The organic cacao comes from Ecuador, while the “all natural” crop is raised in Ivory Coast. In both cases, the New York-based Rainforest Alliance, or some other proprietary program, vets the purchase as “fair-trade,” Vander Meer said.
Vander Meer blames the recession for the drop in sales.
“Premium and ethically traded chocolate didn’t always win the battle when gas was near $4 a gallon,” he said.
Chocolate industry analyst Curtis Vreeland thinks Endangered Species should have seen at least slight growth. Consumers are still interested in health benefits and organic and ethical practices, said Vreeland, who is the senior confectionary analyst for Package Facts, the publishing arm of Marketresearch.com.
“A lot of the organic chocolate is not all that expensive,” said Vreeland, who is based in Hershey, Pa.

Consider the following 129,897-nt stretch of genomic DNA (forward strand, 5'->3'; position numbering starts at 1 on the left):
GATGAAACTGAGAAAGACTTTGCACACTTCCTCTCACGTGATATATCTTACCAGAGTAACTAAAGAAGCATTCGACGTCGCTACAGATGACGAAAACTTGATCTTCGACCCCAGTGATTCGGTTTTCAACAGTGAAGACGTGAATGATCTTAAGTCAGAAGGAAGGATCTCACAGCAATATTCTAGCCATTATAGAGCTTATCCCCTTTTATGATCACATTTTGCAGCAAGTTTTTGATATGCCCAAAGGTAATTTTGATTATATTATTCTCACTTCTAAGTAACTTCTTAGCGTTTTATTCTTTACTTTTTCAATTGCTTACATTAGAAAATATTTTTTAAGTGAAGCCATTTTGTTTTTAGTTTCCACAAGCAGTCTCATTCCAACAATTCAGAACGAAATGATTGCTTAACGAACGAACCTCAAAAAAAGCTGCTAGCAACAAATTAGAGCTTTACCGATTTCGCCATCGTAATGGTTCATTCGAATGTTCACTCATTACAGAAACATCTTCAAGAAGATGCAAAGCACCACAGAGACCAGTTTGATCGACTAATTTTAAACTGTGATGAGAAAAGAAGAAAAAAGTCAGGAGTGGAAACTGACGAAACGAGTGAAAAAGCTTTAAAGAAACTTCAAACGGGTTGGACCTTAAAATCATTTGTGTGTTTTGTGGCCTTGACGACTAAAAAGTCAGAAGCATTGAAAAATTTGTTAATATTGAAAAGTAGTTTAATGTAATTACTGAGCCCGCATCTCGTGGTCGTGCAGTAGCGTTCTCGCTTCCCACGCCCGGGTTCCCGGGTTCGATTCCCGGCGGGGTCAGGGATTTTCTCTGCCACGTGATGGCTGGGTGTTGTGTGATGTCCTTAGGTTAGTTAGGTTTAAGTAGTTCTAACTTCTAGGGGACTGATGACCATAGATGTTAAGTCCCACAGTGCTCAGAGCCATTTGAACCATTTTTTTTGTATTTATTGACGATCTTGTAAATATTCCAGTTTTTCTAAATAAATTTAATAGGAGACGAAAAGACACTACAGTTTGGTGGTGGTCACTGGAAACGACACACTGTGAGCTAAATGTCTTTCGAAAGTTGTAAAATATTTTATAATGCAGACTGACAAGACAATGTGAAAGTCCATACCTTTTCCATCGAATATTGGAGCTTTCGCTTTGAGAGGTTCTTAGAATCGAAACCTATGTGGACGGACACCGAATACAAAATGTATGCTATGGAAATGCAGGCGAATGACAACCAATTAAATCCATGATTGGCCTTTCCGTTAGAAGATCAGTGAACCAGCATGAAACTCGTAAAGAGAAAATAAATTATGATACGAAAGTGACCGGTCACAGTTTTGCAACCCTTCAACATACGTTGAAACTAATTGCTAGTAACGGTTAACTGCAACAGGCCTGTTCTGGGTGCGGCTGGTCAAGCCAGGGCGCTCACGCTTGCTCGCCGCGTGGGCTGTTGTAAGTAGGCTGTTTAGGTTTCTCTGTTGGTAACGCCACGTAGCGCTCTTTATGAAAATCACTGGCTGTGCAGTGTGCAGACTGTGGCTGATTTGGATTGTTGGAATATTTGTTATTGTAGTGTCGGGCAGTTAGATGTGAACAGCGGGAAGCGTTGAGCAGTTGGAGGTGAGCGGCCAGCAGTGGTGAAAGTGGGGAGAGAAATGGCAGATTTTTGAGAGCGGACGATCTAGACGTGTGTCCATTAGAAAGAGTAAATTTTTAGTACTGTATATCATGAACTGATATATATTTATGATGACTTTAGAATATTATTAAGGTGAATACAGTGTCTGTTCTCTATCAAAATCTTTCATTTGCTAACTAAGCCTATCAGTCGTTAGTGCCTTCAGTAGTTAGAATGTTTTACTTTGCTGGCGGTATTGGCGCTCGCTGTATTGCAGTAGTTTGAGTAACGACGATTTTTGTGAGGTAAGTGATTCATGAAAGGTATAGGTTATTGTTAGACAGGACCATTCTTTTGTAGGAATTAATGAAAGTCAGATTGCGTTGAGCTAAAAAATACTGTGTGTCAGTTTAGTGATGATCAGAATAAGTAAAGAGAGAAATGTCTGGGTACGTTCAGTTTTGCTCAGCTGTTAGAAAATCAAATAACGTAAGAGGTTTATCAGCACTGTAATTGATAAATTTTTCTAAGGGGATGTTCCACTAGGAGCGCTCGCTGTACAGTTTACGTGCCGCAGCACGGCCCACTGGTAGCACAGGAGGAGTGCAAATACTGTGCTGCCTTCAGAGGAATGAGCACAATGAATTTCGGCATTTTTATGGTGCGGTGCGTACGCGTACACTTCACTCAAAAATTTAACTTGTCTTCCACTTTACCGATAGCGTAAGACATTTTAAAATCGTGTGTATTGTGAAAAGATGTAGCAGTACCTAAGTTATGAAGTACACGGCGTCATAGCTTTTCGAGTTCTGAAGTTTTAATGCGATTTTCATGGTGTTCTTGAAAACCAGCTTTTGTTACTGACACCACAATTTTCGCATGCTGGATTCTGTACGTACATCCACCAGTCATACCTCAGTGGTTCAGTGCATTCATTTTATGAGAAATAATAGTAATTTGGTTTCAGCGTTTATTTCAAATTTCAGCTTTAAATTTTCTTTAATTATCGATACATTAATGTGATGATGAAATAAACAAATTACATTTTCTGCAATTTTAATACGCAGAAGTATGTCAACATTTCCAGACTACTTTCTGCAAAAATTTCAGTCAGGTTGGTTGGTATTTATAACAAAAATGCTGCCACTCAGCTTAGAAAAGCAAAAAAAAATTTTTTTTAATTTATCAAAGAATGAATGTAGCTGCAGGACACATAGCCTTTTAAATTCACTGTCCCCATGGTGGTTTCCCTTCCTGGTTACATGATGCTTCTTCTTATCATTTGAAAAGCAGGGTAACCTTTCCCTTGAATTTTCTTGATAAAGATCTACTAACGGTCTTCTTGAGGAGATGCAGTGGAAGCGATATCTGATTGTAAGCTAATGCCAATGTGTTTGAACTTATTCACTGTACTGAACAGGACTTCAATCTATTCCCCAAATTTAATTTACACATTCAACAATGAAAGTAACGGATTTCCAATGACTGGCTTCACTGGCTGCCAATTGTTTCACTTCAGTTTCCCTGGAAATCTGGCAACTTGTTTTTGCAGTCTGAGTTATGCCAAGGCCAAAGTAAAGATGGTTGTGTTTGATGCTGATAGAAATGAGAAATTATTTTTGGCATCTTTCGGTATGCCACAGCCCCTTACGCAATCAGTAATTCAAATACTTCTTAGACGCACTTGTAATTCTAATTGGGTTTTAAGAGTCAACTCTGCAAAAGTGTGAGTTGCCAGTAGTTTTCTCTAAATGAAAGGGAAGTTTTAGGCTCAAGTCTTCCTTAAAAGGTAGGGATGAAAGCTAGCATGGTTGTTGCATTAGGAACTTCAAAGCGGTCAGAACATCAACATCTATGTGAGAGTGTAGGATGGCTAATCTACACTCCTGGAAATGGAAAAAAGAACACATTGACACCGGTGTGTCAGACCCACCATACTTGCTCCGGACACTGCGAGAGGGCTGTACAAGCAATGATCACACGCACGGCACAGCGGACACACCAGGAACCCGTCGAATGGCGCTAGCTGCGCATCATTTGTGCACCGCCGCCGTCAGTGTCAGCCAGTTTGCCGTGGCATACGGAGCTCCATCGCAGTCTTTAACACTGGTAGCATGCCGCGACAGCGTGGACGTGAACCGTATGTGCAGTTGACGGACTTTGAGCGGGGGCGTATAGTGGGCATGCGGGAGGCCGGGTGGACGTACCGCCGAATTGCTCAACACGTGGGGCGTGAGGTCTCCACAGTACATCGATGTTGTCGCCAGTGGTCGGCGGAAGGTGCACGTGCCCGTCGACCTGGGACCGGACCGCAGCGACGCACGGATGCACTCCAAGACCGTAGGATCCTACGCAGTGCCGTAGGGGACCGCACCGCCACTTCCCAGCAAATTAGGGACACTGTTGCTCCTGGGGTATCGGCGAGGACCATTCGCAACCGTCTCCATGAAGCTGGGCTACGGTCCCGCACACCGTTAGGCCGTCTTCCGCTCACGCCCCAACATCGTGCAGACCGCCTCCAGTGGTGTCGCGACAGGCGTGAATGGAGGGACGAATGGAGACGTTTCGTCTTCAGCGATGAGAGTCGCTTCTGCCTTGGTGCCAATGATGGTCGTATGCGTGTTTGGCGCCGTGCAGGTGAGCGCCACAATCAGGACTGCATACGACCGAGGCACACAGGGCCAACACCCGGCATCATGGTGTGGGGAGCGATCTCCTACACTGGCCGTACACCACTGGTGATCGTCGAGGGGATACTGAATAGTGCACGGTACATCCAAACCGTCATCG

The “ethical” chocolate market is fast-growing, but at $100 million, it’s still a minuscule segment of the $17.3 billion chocolate industry, Vreeland said.
Growth in conventional chocolate sales slowed to 2.8 percent last year, he said. He thinks the ethical segment fared slightly better.
Zink, an entrepreneur and philanthropist, and Randy Deer, who owns a Pepsi bottling plant in Logansport, bought Endangered Species Chocolate in 2005 and moved the company from Oregon to Indianapolis.
Growth under the new ownership was nearly exponential. Annual revenue went from $3 million in 2005 to $16 million by 2007.
Endangered Species is the largest independently owned organic chocolate company, competing closely with the market leader, Green & Black’s, a British brand now owned by Kraft.